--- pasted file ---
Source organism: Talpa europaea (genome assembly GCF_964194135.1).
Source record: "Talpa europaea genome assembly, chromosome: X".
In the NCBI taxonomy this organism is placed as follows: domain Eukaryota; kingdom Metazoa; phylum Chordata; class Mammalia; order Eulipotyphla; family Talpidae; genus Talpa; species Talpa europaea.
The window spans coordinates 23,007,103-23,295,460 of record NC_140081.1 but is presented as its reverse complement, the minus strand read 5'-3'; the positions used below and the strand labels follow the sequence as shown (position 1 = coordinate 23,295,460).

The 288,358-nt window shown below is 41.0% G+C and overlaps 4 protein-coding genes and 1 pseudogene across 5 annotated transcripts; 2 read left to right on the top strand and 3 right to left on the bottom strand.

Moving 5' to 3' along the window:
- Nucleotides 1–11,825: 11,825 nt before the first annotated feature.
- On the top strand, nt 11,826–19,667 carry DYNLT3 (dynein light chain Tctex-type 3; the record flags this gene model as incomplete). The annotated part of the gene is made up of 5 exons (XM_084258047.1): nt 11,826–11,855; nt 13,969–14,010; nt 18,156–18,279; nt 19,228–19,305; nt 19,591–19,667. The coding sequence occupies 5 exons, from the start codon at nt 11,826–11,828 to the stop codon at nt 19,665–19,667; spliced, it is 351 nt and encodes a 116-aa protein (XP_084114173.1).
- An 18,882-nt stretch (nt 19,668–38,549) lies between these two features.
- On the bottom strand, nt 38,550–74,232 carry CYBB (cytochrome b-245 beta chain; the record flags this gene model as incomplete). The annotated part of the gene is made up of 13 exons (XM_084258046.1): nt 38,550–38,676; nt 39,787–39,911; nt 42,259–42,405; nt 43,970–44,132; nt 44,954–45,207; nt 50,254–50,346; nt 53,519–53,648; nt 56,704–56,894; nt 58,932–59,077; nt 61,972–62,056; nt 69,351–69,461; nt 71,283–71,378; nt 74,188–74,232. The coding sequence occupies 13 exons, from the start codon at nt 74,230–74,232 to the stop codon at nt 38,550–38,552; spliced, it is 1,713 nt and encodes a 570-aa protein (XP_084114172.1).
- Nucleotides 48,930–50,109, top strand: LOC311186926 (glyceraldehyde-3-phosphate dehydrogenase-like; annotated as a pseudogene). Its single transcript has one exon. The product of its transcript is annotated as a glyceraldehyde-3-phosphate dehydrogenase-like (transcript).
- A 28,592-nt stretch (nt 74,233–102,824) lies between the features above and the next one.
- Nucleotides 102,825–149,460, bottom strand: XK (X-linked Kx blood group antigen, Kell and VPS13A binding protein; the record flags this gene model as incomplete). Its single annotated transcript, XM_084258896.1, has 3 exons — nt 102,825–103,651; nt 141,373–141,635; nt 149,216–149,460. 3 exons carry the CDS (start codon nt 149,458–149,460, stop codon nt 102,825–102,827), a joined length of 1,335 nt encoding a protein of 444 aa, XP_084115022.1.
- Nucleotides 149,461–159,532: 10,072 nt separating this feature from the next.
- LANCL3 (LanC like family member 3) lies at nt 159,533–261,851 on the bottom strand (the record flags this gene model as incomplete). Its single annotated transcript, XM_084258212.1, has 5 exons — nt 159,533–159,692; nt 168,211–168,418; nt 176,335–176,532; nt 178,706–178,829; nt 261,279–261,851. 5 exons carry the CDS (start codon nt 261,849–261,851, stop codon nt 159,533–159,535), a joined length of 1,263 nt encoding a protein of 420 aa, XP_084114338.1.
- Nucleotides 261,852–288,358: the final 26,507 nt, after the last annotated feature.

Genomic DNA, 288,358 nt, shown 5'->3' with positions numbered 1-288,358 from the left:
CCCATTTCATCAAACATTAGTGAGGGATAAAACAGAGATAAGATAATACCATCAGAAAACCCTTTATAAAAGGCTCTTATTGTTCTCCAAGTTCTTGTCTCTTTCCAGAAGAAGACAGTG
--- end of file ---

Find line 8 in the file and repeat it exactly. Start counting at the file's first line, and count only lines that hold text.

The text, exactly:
- On the top strand, nt 11,826–19,667 carry DYNLT3 (dynein light chain Tctex-type 3; the record flags this gene model as incomplete). The annotated part of the gene is made up of 5 exons (XM_084258047.1): nt 11,826–11,855; nt 13,969–14,010; nt 18,156–18,279; nt 19,228–19,305; nt 19,591–19,667. The coding sequence occupies 5 exons, from the start codon at nt 11,826–11,828 to the stop codon at nt 19,665–19,667; spliced, it is 351 nt and encodes a 116-aa protein (XP_084114173.1).